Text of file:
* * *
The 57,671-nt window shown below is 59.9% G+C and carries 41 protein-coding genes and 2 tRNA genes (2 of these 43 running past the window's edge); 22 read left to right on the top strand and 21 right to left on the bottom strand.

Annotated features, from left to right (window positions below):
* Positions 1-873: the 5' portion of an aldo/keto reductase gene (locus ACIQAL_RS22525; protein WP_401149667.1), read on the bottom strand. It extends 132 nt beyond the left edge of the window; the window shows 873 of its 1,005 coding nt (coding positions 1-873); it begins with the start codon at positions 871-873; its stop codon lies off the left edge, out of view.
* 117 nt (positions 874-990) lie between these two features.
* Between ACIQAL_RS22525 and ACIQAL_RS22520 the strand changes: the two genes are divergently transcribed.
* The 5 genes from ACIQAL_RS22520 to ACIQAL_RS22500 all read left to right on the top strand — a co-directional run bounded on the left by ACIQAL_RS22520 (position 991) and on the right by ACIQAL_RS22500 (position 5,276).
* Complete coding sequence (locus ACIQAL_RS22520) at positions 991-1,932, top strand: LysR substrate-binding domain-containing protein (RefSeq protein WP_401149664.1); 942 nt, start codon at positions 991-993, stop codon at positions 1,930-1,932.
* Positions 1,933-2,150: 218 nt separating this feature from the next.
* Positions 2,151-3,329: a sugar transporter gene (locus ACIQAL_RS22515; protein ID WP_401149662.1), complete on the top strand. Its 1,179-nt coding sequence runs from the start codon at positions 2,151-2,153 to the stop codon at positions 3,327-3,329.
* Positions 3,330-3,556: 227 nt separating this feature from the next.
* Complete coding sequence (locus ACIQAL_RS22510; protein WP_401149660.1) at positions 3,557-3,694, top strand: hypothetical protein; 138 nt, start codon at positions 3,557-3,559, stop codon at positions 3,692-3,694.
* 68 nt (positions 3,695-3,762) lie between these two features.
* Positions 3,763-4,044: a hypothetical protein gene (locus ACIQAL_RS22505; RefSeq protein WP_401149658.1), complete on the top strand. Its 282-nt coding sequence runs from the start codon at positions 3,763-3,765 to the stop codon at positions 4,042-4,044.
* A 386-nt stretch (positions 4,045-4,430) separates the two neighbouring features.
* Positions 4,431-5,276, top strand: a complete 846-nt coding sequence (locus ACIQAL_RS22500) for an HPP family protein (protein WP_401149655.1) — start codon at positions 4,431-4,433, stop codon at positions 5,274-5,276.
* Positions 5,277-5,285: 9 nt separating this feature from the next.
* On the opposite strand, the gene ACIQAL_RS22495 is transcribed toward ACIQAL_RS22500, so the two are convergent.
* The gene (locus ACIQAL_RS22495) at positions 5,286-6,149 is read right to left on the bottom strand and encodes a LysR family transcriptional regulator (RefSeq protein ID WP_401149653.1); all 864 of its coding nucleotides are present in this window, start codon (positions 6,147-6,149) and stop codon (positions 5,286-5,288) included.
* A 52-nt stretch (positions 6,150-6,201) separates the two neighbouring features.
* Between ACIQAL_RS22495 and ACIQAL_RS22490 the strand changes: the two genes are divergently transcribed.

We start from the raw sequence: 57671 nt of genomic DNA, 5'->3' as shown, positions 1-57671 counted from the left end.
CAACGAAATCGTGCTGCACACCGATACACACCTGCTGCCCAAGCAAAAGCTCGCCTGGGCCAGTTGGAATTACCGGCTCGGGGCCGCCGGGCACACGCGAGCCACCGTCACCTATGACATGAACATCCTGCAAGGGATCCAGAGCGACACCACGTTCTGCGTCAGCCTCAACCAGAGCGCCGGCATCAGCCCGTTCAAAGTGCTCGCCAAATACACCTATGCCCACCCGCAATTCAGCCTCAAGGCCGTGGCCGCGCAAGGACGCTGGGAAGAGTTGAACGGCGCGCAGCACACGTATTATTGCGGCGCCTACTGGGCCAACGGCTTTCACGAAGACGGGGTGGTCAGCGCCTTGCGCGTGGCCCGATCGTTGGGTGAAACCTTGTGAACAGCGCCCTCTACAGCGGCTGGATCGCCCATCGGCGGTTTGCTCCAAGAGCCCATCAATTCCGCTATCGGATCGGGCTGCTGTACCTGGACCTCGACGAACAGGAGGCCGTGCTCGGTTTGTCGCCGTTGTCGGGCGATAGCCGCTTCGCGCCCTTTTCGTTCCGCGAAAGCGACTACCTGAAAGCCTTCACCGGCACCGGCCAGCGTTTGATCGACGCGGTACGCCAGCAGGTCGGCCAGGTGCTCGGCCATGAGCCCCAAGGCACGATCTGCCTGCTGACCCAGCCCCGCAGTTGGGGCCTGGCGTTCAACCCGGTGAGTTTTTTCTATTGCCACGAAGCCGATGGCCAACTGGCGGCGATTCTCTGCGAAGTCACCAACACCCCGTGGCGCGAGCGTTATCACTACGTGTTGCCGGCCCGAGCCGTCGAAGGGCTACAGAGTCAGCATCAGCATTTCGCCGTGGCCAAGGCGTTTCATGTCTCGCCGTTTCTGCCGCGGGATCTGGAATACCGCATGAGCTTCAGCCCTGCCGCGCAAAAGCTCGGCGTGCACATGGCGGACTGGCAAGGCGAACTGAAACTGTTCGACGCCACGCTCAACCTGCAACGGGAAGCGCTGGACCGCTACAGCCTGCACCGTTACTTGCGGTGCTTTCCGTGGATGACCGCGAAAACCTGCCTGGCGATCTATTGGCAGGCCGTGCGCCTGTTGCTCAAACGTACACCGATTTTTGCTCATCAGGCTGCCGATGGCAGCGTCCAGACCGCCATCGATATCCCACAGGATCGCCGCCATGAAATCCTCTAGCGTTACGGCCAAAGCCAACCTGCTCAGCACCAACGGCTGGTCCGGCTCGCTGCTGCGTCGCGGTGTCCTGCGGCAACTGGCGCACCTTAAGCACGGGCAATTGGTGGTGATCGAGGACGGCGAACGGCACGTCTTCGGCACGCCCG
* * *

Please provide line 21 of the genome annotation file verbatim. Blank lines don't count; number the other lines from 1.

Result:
We start from the raw sequence: 57671 nt of genomic DNA, 5'->3' as shown, positions 1-57671 counted from the left end.